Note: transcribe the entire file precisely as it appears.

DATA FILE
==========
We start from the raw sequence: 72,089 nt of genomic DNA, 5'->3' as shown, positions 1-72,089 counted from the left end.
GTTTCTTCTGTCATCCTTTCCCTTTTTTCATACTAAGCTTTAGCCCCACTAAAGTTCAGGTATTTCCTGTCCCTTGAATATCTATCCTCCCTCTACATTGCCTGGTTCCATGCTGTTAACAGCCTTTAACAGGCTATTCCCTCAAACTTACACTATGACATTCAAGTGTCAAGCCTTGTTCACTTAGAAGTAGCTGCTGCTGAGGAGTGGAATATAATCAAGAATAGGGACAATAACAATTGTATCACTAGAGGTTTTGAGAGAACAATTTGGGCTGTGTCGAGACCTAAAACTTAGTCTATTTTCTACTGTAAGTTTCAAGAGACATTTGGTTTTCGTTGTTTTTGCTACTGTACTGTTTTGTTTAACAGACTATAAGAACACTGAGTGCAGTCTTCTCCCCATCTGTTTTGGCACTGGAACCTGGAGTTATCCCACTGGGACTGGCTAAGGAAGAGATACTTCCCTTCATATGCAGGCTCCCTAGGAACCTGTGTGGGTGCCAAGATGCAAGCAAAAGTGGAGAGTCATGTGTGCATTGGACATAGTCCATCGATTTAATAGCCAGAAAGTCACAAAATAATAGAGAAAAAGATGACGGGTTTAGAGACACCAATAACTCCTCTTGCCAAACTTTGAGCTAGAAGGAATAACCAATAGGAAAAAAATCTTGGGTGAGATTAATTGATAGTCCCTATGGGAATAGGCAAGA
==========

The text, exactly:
We start from the raw sequence: 72,089 nt of genomic DNA, 5'->3' as shown, positions 1-72,089 counted from the left end.
GTTTCTTCTGTCATCCTTTCCCTTTTTTCATACTAAGCTTTAGCCCCACTAAAGTTCAGGTATTTCCTGTCCCTTGAATATCTATCCTCCCTCTACATTGCCTGGTTCCATGCTGTTAACAGCCTTTAACAGGCTATTCCCTCAAACTTACACTATGACATTCAAGTGTCAAGCCTTGTTCACTTAGAAGTAGCTGCTGCTGAGGAGTGGAATATAATCAAGAATAGGGACAATAACAATTGTATCACTAGAGGTTTTGAGAGAACAATTTGGGCTGTGTCGAGACCTAAAACTTAGTCTATTTTCTACTGTAAGTTTCAAGAGACATTTGGTTTTCGTTGTTTTTGCTACTGTACTGTTTTGTTTAACAGACTATAAGAACACTGAGTGCAGTCTTCTCCCCATCTGTTTTGGCACTGGAACCTGGAGTTATCCCACTGGGACTGGCTAAGGAAGAGATACTTCCCTTCATATGCAGGCTCCCTAGGAACCTGTGTGGGTGCCAAGATGCAAGCAAAAGTGGAGAGTCATGTGTGCATTGGACATAGTCCATCGATTTAATAGCCAGAAAGTCACAAAATAATAGAGAAAAAGATGACGGGTTTAGAGACACCAATAACTCCTCTTGCCAAACTTTGAGCTAGAAGGAATAACCAATAGGAAAAAAATCTTGGGTGAGATTAATTGATAGTCCCTATGGGAATAGGCAAGA